Who hasn’t looked at fitness bloggers’ pictures on Instagram in order to be pumped up and work out? A recent Australian research has found that this practice, which seems rather beneficial, could have several drawbacks and turn out to be harmful for your health.
The University of Flinders gathered 130 women aged 17-30 and asked them about their Instagram habits, the ideas they had about their bodies and their mood. Then they were divided into two groups: scientists showed 16 photographs depicting women clad in sport clothes to the first group, then showed 18 other pictures in which 11 people appeared, enjoying some holiday. Finally, scientists asked the women what the pictures had made them feel like. Had they felt like working out? Like eating healthy? Like traveling?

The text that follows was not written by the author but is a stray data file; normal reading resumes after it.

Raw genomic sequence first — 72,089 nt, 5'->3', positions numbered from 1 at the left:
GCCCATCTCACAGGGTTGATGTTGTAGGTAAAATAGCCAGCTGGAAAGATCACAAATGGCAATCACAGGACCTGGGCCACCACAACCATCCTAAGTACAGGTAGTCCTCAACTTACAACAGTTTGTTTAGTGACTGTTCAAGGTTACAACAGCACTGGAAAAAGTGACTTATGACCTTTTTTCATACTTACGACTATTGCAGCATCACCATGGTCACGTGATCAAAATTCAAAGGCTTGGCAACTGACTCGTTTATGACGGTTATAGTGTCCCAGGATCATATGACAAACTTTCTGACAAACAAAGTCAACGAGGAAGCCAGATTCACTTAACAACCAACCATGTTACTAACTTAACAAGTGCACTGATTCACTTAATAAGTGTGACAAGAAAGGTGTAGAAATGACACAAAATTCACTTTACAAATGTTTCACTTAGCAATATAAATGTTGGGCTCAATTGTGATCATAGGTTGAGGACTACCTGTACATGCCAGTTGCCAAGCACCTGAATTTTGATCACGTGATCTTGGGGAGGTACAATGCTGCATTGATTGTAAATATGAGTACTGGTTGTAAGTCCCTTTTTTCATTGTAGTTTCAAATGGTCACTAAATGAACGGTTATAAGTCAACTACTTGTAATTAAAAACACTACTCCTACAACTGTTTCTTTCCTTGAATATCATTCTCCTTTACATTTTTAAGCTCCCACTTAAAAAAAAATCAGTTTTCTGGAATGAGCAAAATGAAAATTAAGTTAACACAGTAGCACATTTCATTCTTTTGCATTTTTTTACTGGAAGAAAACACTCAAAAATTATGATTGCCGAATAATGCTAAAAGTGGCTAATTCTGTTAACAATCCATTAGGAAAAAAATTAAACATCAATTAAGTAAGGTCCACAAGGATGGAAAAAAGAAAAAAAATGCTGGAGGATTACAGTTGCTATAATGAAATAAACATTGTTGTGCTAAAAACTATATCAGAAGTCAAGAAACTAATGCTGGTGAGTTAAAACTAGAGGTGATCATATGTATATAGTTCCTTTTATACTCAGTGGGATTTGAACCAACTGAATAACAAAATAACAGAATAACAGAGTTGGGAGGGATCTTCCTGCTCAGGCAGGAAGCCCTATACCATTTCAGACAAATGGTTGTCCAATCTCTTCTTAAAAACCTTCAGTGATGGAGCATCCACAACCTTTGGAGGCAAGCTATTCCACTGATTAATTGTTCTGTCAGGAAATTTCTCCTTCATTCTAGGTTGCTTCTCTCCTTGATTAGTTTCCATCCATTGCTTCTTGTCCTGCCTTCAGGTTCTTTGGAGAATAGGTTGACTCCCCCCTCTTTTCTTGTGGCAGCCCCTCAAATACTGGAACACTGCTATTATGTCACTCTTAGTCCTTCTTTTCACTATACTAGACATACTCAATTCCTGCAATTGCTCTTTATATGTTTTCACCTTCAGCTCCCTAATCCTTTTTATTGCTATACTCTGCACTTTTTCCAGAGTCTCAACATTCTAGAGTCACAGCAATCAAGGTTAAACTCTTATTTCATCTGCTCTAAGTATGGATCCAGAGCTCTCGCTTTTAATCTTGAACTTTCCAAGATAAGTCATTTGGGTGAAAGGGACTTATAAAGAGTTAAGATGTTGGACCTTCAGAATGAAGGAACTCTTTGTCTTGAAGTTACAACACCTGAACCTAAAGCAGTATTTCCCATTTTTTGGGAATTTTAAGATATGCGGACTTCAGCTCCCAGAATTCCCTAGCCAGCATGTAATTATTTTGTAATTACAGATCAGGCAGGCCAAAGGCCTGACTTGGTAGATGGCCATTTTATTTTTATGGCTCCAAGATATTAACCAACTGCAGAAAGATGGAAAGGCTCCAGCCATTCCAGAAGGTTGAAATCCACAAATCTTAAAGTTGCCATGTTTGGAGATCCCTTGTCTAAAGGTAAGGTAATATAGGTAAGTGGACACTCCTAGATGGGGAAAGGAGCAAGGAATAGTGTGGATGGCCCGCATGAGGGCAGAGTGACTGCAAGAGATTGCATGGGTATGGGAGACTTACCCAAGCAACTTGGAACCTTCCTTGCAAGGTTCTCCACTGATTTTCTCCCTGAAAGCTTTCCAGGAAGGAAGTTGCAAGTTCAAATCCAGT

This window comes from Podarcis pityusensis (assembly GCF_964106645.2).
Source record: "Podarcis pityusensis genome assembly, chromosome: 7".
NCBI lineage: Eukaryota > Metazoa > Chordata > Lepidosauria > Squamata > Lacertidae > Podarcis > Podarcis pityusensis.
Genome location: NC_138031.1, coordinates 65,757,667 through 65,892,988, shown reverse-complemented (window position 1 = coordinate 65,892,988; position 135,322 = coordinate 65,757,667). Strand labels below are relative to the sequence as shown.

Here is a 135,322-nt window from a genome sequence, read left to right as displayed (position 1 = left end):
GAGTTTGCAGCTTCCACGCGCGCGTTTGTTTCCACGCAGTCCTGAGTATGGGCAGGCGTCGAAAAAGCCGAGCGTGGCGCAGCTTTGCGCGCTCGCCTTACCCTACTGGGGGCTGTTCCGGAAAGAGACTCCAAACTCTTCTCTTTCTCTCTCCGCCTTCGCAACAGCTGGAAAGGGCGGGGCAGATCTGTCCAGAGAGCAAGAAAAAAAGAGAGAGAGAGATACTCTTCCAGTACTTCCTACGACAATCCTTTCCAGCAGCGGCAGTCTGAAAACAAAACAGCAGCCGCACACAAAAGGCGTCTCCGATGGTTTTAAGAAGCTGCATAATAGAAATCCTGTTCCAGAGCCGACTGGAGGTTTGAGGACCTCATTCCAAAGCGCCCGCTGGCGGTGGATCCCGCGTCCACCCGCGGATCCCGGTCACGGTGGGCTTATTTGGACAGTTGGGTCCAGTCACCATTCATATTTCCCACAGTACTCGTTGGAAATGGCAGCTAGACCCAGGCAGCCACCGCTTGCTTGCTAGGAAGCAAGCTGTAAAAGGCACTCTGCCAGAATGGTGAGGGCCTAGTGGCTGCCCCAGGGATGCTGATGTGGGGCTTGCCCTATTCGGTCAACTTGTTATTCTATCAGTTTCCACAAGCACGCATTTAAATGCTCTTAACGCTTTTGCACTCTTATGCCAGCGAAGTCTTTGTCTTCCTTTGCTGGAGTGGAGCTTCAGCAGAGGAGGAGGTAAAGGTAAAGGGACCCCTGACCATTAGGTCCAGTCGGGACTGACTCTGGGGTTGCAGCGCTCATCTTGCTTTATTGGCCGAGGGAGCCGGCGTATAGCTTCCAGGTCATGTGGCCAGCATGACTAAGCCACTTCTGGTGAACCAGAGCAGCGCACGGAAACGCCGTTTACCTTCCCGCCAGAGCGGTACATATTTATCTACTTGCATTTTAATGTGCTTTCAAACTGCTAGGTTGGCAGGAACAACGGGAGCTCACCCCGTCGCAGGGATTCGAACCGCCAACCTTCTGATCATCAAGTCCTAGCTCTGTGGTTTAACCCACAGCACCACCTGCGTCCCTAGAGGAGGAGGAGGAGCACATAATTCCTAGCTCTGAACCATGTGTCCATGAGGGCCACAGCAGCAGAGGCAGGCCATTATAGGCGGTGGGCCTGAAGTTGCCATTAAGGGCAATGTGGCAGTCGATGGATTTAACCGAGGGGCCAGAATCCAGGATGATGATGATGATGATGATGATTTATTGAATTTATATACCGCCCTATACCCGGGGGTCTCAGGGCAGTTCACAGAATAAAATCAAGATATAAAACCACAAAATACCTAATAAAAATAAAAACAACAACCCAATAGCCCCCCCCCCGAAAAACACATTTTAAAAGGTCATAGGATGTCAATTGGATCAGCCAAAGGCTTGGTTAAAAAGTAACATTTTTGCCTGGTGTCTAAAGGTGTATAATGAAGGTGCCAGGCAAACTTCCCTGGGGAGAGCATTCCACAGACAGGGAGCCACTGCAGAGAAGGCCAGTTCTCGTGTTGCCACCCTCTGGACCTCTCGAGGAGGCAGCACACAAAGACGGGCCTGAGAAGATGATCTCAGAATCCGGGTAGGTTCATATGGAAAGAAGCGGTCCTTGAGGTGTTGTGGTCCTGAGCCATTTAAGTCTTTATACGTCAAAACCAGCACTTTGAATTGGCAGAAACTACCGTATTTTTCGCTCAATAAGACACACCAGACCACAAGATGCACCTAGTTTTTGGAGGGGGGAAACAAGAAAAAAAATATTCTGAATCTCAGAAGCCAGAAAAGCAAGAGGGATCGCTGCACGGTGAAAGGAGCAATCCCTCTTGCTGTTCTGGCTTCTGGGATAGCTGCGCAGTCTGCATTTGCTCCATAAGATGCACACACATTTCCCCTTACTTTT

Results were different for both groups: the women who had seen photographs tagged with #fitspiration (which gathers more than five million pictures on Instagram) experienced a heavier necessity to have a healthier lifestyle, yet felt worse about themselves than those who had seen the pictures of people enjoying some holiday.
What’s behind all these? We tend to compare ourselves to the people we see, whether it be in real life or in pictures. That’s why the women who saw the first group of pictures felt bad about themselves, because they compared themselves to the people depicted in the fitness-related photos. Scientists alerted: “This kind of regime, combined with seeing all those pictures of fit people, could lead some people to chaotic lifestyles and diets which could turn out to be very bad for them.”
The matter is knowing how to distinguish reality from posing. Knowing that we can achieve our fitness goals, but thinking about it, not following some chaotic advice from every Instagram account we see.